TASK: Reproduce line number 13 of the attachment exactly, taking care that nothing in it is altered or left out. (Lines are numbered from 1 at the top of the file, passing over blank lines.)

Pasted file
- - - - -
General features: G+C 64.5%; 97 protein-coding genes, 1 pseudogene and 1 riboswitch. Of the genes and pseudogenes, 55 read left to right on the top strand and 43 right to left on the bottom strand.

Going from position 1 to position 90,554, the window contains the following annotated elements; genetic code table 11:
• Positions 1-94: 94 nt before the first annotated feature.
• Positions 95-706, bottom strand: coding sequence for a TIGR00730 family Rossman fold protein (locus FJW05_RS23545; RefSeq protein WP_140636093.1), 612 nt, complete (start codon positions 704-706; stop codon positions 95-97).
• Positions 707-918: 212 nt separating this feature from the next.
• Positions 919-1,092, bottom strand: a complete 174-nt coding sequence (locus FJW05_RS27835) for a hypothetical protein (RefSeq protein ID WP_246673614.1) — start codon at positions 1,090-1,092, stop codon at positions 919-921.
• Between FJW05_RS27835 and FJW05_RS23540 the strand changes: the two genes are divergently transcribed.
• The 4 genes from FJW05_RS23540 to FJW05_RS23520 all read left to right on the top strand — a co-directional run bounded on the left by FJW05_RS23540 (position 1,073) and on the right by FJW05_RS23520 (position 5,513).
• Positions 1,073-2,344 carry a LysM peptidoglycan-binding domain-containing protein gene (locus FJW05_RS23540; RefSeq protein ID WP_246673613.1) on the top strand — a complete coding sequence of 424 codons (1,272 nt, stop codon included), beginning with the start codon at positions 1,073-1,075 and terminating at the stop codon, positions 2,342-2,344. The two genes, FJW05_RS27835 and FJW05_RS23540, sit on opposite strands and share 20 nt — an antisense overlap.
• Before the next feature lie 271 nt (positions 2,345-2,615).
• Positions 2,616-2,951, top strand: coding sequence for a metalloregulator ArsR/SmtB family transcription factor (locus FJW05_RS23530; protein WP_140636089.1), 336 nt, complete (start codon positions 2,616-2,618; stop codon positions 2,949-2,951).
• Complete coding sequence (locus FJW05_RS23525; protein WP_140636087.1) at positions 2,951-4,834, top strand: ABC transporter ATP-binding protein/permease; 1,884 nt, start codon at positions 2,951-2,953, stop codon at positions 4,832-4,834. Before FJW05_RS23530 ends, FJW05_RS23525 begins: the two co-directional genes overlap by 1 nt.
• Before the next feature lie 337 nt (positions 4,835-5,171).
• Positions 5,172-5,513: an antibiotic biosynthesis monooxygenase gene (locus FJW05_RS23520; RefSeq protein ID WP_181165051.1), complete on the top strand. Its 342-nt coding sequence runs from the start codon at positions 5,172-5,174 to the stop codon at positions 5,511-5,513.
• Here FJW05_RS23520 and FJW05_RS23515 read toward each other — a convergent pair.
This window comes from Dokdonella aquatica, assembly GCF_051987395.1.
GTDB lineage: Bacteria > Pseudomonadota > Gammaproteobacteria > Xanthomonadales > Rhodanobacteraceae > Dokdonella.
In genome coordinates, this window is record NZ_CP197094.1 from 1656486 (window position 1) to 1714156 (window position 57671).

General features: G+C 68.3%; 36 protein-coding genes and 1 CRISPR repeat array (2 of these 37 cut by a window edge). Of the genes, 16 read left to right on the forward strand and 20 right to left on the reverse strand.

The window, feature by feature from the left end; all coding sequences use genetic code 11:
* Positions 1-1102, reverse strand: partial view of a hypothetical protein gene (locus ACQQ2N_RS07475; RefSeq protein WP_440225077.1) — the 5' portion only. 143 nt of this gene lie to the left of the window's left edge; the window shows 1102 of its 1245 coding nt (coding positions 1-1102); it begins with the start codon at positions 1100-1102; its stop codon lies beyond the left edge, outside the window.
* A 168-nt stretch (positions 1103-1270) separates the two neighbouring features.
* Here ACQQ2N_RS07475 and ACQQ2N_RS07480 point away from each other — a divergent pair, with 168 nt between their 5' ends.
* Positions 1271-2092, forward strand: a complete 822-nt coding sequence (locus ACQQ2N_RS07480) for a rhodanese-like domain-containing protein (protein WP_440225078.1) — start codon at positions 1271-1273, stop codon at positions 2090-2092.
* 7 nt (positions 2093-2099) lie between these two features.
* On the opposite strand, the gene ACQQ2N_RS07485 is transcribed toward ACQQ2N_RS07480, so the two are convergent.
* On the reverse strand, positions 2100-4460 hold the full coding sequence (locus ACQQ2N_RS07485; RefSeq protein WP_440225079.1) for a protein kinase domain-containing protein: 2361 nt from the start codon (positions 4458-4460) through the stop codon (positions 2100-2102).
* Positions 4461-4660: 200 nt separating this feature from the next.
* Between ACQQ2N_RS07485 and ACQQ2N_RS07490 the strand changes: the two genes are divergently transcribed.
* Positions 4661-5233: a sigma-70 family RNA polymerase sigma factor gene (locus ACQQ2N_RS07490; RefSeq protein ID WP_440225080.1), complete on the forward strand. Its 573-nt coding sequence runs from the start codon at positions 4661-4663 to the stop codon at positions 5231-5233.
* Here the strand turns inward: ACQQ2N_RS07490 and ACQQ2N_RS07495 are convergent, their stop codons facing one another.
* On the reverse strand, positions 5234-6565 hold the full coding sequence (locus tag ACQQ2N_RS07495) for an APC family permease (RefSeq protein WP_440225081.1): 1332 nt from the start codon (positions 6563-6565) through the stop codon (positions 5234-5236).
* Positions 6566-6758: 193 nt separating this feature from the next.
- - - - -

• Before the next feature lie 337 nt (positions 4,835-5,171).